Microsofts poison pill

 
 
By Darryl K. Taft  |  Posted 2004-03-08 Email Print this article Print
 
 
 
 
 
 
 


Then what about Microsoft and its Shared Source Initiative? [Laughs.] OK, the thing I like to point out about that is that shared source is a poison pill. Its a way for Microsoft to contaminate the minds of your programmers so that they can never compete with Microsoft again. Because they like to make out like its some sort of open-source offering, but in fact they retain … they dont give up any of the IP rights and the control over methods that is associated with that source code. So if you read it, and its known that you read it, and at any time later in the future you go into competition with Microsoft, theyve still got the option to sue you. So thats why I say Shared Source is a poison pill. Well, theyve got some fine legal talent.
Yeah, and if I were any software development house in the world, I would be absolutely, freakin terrified of ever looking at that code. Because I would be seeing legions of Microsoft lawyers lined up on the hills, ready to sweep down in this vast, pillaging wave the moment I did anything they didnt like.
But given all that, and the position that Suns in. Suns pretty beaten down at this point. And it doesnt want to cede control. So if Sun did [cede control], by open-sourcing Java, do you see that helping business? Look, I dont see how it could hurt. It isnt a net revenue stream for them. And if you look at their 10-Qs, they aint making any money on it. Now theres the argument that theyre using the revenue from their Java licensing to support their development costs on the language. But theres a couple ways you can slice that. One is, do we know that that revenues going to go away if they open-source? I mean, people are still going to want to buy the Java brand.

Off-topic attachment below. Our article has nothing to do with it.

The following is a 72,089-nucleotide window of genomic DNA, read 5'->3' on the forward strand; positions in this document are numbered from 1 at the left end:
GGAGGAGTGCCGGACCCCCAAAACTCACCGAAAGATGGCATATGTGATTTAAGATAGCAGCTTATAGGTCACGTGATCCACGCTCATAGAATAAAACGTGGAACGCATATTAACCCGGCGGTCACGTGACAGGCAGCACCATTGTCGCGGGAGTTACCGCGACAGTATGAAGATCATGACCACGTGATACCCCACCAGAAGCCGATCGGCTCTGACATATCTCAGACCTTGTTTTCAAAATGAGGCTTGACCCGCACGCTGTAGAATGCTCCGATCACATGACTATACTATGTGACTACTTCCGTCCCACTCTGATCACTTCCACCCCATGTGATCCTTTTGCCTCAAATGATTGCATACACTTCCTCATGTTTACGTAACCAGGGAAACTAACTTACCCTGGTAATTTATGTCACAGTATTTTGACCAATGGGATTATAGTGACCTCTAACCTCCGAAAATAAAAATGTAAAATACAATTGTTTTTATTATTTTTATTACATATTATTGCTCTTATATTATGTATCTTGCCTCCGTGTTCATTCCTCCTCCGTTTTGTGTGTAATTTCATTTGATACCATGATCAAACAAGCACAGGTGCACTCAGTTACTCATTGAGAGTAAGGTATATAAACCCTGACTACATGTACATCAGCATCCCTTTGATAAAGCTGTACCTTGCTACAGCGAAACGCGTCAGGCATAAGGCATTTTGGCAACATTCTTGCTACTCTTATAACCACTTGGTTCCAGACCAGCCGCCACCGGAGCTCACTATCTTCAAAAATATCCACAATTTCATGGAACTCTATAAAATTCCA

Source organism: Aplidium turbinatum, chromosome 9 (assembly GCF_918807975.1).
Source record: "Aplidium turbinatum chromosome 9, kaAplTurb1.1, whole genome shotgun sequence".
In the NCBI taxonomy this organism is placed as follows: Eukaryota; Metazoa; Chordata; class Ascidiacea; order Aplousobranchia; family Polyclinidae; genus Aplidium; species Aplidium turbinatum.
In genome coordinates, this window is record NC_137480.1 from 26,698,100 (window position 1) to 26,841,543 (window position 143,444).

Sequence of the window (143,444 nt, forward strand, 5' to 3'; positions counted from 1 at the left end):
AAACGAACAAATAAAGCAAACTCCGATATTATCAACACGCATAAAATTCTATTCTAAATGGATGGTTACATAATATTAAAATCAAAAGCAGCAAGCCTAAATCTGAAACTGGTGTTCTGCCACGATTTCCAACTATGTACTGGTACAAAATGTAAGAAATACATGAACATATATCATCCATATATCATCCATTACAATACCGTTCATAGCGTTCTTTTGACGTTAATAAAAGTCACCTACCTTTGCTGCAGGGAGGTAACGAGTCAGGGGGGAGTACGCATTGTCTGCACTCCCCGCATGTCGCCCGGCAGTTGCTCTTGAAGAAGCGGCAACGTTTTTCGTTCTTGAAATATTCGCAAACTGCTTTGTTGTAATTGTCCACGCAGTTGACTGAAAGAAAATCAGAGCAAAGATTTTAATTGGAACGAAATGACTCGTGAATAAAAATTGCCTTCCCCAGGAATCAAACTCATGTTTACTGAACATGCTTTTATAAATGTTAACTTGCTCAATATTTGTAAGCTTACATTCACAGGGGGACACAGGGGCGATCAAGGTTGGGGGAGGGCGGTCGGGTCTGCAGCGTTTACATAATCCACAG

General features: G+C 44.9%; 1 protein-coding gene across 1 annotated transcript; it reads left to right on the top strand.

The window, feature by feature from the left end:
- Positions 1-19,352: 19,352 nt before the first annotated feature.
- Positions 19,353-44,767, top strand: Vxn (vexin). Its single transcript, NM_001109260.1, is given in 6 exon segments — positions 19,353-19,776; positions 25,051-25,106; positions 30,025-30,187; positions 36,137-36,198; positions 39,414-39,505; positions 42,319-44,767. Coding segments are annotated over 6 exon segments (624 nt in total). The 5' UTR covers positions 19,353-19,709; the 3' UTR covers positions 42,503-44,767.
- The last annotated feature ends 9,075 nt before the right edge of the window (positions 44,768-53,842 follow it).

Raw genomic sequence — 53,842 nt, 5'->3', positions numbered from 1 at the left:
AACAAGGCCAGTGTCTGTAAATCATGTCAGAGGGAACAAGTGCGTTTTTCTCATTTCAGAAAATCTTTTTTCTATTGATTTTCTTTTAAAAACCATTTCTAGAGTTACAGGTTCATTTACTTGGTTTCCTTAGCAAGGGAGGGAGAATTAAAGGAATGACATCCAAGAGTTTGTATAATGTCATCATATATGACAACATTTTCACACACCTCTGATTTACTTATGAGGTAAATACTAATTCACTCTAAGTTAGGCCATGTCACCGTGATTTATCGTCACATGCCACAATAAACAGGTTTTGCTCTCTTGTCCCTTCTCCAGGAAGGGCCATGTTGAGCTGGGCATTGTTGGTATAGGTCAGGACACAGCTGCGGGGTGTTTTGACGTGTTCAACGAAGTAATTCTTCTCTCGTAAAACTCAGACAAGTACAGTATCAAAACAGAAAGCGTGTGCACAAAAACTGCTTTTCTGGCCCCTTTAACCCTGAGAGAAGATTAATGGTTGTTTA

Next page: A commercially viable way for Sun to open-source.


 
 
 
 
Darryl K. Taft covers the development tools and developer-related issues beat from his office in Baltimore. He has more than 10 years of experience in the business and is always looking for the next scoop. Taft is a member of the Association for Computing Machinery (ACM) and was named 'one of the most active middleware reporters in the world' by The Middleware Co. He also has his own card in the 'Who's Who in Enterprise Java' deck.
 
 
 
 
 
 
 

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